Almost all social benefits in Sweden are linked to your income. This means that if you are not working, or prove you are willing to work, you are out of the system. Thanks to our childcare system this policy is the same for single mothers. Or as some put it; we have a workfare rather than a welfare system.

Or put it in another way, adjustment insurance should be a bridge to walk on. Not a platform to stand on. Constantly you therefore need to reform the insurance systems.

The third dimension of the social bridges concept is re-introduction to working life. Many people who are inactive lose contact with working life and do not maintain the skills needed for working life. To make these people attractive on the regular labor market, it may be necessary to support their re-entry to the labor market by active labor market policies.

Unemployed should be given help to find a new job or given the possibility to retrain. We have a large number of programs ranging from on-the-job training to strict school education. An important aspect is to avoid that a culture of unemployment arises. In order to do this, all persons unemployed more than a year must take part in a program that has activities on a daily basis.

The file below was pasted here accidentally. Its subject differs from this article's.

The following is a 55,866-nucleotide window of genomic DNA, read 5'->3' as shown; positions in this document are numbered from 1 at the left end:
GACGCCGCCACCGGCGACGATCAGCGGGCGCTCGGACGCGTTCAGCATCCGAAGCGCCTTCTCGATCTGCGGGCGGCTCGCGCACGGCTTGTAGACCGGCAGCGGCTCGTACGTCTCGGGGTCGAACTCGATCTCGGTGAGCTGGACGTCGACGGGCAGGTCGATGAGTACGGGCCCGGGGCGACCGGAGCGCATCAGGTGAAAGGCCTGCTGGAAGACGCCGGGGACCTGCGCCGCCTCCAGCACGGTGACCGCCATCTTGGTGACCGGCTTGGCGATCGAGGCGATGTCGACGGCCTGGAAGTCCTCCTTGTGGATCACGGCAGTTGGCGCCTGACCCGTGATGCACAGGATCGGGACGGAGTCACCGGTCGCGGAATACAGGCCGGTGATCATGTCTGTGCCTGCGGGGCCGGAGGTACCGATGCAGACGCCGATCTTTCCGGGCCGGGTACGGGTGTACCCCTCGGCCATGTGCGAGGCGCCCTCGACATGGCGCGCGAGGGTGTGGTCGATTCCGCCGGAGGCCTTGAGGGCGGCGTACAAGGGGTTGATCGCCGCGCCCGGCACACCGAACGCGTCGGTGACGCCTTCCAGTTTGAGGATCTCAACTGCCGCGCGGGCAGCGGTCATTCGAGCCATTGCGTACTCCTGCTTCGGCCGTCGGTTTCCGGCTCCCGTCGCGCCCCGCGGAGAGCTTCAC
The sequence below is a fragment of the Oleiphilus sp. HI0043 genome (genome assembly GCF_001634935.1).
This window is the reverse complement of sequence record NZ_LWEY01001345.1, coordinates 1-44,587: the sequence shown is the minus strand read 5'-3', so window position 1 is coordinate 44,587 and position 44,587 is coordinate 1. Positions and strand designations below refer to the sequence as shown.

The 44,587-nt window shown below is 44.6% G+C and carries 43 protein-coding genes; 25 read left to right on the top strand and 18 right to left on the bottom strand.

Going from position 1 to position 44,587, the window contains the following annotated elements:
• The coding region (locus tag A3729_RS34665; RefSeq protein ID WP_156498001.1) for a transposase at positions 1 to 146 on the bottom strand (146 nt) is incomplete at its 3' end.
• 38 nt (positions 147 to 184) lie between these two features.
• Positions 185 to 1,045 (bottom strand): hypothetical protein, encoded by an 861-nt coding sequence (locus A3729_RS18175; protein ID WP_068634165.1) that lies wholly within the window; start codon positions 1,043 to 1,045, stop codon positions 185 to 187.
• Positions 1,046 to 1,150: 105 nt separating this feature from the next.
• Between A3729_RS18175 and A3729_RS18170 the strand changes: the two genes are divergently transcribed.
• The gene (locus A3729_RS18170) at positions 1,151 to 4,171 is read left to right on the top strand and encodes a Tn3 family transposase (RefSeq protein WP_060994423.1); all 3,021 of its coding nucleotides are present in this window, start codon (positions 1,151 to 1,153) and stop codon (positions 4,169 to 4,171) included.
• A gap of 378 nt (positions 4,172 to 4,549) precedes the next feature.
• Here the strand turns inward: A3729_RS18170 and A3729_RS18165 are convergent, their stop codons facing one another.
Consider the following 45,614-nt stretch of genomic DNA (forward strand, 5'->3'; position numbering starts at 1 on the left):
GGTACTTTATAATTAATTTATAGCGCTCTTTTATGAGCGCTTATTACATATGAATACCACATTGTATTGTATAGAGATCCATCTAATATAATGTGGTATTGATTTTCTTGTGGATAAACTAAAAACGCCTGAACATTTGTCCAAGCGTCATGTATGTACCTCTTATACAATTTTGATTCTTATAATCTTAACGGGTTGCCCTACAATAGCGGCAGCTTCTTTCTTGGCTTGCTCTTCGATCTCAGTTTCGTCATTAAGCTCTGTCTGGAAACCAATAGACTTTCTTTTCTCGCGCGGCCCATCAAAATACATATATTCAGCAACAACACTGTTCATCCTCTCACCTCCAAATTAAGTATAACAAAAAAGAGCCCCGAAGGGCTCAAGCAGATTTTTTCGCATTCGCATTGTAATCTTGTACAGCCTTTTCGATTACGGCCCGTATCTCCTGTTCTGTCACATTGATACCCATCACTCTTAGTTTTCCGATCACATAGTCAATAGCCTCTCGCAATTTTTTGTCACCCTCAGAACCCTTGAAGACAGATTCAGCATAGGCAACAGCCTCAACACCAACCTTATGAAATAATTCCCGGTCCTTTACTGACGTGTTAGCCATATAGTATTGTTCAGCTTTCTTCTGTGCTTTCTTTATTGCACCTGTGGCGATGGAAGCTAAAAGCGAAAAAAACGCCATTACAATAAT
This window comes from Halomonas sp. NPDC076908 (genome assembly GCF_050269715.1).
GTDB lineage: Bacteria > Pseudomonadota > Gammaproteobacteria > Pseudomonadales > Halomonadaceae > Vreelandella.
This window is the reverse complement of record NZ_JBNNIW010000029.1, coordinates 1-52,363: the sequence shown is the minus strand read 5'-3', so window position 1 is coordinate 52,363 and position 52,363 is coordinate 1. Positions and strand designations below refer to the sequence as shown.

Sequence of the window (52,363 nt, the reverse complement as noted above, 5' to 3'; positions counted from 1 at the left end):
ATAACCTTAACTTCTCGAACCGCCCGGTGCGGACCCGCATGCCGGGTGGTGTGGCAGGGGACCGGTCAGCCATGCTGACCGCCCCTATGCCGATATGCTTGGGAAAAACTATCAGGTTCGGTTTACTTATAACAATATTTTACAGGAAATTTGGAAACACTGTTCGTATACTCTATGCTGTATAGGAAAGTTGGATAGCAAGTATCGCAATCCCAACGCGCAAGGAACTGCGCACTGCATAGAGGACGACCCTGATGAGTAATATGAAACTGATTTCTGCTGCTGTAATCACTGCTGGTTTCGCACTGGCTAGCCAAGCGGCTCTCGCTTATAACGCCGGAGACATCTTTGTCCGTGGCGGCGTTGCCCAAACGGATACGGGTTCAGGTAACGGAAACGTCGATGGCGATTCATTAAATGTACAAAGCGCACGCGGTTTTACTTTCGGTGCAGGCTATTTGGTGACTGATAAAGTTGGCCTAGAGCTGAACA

As I said: The idea is to protect people. Not jobs.

People need to feel that they, as individuals, are reasonably safe even if increased competition makes the company go bankrupt. By providing social bridges for people to move from old and no longer competitive jobs to new, more competitive ones we get, in return, a readiness for change and openness among the general public.

I would lie if I told you that this system means that Swedes loves change. They don’t. But, they accept it.

Some years ago I visited a small town in mid-Sweden – a community totally depended on one industry: The steel-factory.

When I came there I met the local board of the steel workers union. They just had been informed that 100 men had to be fired, and now they prepared themselves for the negotiations with the management.

In Sweden we have a first-in-last-out principle. But with the exception that the unions and the management can jointly decide who will be excepted from this principle.

I asked the union representative, rather naive: How do you cope with this? I mean as human beings in a small town?

What you have to do, are to pin-point those of your work-mates, your neighbors, your sons and daughters’ best friends’ fathers – and tell them that they have to quit. How do you manage that?

After a while they understood my question, and they answered:

“You see, the alternative is worse. Unless we don’t do this necessary adjustment, the plant might not be competitive anymore. And if so, it may have to close down for good. And in that case our town will die.”